While it’s a nice thing to do every once in a while, like an at-home spa treatment, some professionals argue that the everything shower is more of an indulgence than a necessity. Minneapolis-based, board-certified dermatologist Jenny Liu compares the everything shower to 10-step skin-care routines that are not necessarily proven to be better for your skin compared to a simpler one.
Which treatments should you use before you shower?
The act of self-care starts before you even step into the shower, so it’s important to focus on the pre-shower activities, too. Of course, you can customize your routine to make sure it works for you, but some people choose to dive into dry brushing, a process that includes massaging your body with a dry, stiff-bristled brush to stimulate blood flow, before getting in the shower.
You might consider taking time to focus on your hair before your shower, too. Lauren Kunijo, hairstylist and co-owner of Kenna Kunijo salon in Charlotte, North Carolina, recommends brushing your hair while it’s dry pre-shower to help loosen product buildup and debris before you shampoo.
Sarah Potempa, hairstylist and creator of Beachwaver, says she rubs a few drops of argan oil into her scalp before getting into the shower. When left on for up to 10 minutes, she says it acts as a soothing treatment to prevent dryness on the scalp and restore moisture throughout her hair. For the same reason, Seabrooke likes to apply a deep conditioning mask pre-shower. (Briogeo Don’t Despair, Repair! mask is a multi-time Allure Readers’ Choice Award winner.)
As you’re getting ready to hop in the shower, it’s important to pay attention to the temperature of the water. Using water that is too hot can cause dryness and irritation on your scalp and skin, says Lindsey Zubritsky, a board-certified dermatologist in Pittsburgh, adding that it’s always best to set your shower temperature to lukewarm.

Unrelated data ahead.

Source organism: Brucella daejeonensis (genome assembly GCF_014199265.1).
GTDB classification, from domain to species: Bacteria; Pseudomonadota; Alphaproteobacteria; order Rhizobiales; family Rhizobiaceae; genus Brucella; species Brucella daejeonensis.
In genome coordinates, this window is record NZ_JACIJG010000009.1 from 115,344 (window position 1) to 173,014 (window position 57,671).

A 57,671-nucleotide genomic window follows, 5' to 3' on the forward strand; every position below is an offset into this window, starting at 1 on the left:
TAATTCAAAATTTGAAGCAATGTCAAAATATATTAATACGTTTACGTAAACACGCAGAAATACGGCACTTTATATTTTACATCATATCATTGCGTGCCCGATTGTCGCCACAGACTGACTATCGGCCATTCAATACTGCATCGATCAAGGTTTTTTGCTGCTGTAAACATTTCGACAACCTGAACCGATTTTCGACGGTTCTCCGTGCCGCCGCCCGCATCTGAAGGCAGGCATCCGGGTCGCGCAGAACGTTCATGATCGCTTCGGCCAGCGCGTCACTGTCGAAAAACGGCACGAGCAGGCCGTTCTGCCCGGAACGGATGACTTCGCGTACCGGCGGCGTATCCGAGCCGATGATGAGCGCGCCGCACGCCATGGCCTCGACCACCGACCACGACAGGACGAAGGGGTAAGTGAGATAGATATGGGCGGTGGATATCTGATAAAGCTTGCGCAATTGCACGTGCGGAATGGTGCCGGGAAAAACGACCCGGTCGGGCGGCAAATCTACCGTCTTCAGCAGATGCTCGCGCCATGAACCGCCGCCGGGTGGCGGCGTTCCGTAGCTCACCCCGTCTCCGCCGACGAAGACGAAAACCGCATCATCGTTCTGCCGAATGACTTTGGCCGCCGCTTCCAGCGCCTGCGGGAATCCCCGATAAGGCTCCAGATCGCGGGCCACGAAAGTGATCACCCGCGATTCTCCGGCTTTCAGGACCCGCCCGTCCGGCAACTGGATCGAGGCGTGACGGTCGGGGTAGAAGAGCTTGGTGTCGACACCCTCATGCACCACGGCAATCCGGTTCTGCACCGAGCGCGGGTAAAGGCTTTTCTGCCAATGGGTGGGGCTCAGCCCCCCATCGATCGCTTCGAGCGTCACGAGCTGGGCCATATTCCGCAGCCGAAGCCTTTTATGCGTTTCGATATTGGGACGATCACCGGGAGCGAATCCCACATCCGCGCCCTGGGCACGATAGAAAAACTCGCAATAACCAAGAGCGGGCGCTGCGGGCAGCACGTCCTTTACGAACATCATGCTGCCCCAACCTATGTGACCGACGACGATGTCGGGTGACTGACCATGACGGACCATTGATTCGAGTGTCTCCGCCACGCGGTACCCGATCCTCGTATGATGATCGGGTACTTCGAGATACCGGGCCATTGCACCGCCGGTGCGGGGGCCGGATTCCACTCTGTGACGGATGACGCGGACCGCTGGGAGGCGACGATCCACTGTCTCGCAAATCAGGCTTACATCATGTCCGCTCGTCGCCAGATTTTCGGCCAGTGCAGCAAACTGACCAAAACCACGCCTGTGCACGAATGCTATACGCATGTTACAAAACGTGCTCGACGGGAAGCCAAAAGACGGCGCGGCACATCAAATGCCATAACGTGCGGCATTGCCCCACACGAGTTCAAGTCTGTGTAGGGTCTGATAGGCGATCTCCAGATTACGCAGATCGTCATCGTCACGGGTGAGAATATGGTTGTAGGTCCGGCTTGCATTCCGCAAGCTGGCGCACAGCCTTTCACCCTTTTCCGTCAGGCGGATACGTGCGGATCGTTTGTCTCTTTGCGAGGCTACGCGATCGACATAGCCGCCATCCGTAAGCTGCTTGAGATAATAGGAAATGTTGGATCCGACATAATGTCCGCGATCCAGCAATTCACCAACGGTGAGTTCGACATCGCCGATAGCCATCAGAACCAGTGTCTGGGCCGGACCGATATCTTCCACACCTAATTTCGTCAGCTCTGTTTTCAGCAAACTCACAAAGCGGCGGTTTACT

What’s the first thing you should do in the shower?
“It’s important that you don’t wash your face or the skin on your body before completing your hair-wash routine,” says Dr. Zubritsky. Runoff from shampoo and conditioner might end up on your face and body and that can lead to clogged pores and breakouts, she says.
With that in mind, first up is your hair-wash routine — which will, of course, depend on your hair type. Siobhan Benson, hairstylist and owner of Cut Loose salon in Brooklyn, says most people can benefit from a hydrating shampoo (we like Crown Affair Ritual Shampoo), but adds that her own shampooing cadence depends upon the season. She normally shampoos her hair daily in the summer, but in the winter, she often washes only her bangs if she doesn’t have time to do a full blow-dry. If your scalp is particularly oily, you might consider using an exfoliating scalp scrub that doubles as a shampoo, like Christophe Robin Cleansing Purifying Scrub.